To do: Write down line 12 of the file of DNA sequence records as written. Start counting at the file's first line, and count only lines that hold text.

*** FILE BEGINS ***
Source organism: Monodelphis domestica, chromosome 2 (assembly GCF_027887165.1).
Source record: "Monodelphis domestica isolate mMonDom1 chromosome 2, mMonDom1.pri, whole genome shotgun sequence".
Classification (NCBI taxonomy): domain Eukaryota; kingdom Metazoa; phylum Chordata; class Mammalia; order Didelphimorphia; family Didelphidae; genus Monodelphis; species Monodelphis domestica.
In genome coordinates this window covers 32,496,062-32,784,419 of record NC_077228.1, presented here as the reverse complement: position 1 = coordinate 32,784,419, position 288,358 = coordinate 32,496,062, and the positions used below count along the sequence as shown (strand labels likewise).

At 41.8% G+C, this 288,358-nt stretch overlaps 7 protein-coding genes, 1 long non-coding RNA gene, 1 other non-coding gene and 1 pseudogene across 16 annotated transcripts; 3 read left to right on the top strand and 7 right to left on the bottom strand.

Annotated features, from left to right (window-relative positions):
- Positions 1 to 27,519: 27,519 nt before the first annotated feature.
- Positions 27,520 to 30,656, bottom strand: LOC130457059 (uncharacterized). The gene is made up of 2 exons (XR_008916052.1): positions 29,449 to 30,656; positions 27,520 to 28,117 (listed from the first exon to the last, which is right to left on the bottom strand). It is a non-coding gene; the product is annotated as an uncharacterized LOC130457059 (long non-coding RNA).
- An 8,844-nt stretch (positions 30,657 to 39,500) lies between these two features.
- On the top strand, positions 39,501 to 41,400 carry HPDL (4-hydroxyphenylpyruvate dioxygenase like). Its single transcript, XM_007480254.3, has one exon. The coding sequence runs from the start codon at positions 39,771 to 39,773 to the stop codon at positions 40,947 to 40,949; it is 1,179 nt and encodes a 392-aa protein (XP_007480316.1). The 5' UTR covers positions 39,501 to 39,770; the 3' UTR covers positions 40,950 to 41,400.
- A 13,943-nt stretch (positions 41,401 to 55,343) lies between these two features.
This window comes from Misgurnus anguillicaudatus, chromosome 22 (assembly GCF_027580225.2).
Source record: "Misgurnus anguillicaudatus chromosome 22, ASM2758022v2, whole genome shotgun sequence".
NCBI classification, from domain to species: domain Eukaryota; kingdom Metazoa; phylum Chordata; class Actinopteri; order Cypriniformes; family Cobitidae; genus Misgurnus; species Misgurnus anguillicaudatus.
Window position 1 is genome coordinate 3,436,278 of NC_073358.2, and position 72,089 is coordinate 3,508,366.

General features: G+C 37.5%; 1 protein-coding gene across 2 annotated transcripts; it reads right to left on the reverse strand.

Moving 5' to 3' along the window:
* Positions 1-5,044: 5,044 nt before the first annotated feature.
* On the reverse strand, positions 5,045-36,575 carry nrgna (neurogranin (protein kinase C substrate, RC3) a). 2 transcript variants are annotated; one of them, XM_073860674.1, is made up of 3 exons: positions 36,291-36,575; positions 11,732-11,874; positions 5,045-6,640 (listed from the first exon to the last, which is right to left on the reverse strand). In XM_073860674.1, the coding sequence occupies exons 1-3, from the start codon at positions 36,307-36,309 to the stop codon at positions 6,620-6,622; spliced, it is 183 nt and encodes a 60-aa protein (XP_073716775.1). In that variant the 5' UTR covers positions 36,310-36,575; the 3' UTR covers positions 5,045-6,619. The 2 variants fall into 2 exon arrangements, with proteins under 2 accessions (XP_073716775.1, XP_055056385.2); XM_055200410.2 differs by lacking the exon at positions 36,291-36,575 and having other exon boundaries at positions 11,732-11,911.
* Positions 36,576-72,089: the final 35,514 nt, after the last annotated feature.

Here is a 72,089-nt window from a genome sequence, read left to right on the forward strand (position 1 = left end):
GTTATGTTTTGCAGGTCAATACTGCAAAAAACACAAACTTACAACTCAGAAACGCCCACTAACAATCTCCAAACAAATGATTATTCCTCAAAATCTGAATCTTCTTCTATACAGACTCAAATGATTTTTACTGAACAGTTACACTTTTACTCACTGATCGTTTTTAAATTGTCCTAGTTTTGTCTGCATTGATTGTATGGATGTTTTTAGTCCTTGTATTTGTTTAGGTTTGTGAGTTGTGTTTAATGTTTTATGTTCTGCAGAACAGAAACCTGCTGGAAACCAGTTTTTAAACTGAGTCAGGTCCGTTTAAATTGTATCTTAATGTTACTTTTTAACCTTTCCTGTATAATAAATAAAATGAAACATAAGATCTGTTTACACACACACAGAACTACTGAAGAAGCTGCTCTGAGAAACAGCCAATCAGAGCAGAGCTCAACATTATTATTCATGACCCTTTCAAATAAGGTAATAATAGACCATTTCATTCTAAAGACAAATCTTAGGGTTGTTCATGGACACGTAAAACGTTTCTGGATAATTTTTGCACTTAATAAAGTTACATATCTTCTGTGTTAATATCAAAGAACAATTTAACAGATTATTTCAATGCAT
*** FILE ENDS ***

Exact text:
This window comes from Misgurnus anguillicaudatus, chromosome 22 (assembly GCF_027580225.2).